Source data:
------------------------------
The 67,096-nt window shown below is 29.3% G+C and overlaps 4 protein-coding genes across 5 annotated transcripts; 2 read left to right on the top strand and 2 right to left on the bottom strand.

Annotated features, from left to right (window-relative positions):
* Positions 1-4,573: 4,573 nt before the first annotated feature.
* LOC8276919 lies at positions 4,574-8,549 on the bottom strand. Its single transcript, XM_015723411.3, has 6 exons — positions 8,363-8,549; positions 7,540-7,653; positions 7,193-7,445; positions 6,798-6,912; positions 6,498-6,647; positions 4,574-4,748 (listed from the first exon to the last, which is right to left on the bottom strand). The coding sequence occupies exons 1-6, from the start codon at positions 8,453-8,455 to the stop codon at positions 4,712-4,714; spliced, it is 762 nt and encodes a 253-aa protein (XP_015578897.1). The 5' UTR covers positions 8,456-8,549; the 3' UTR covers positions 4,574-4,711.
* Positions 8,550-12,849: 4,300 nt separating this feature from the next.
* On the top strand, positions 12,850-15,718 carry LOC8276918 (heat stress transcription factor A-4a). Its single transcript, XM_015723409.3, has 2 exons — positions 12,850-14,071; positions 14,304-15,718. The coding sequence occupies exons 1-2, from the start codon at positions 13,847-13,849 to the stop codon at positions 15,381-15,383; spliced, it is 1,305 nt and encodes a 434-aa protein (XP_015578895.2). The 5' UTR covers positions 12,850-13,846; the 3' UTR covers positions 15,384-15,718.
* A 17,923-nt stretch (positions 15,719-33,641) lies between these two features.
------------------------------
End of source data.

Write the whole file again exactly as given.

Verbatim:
The 67,096-nt window shown below is 29.3% G+C and overlaps 4 protein-coding genes across 5 annotated transcripts; 2 read left to right on the top strand and 2 right to left on the bottom strand.

Annotated features, from left to right (window-relative positions):
* Positions 1-4,573: 4,573 nt before the first annotated feature.
* LOC8276919 lies at positions 4,574-8,549 on the bottom strand. Its single transcript, XM_015723411.3, has 6 exons — positions 8,363-8,549; positions 7,540-7,653; positions 7,193-7,445; positions 6,798-6,912; positions 6,498-6,647; positions 4,574-4,748 (listed from the first exon to the last, which is right to left on the bottom strand). The coding sequence occupies exons 1-6, from the start codon at positions 8,453-8,455 to the stop codon at positions 4,712-4,714; spliced, it is 762 nt and encodes a 253-aa protein (XP_015578897.1). The 5' UTR covers positions 8,456-8,549; the 3' UTR covers positions 4,574-4,711.
* Positions 8,550-12,849: 4,300 nt separating this feature from the next.
* On the top strand, positions 12,850-15,718 carry LOC8276918 (heat stress transcription factor A-4a). Its single transcript, XM_015723409.3, has 2 exons — positions 12,850-14,071; positions 14,304-15,718. The coding sequence occupies exons 1-2, from the start codon at positions 13,847-13,849 to the stop codon at positions 15,381-15,383; spliced, it is 1,305 nt and encodes a 434-aa protein (XP_015578895.2). The 5' UTR covers positions 12,850-13,846; the 3' UTR covers positions 15,384-15,718.
* A 17,923-nt stretch (positions 15,719-33,641) lies between these two features.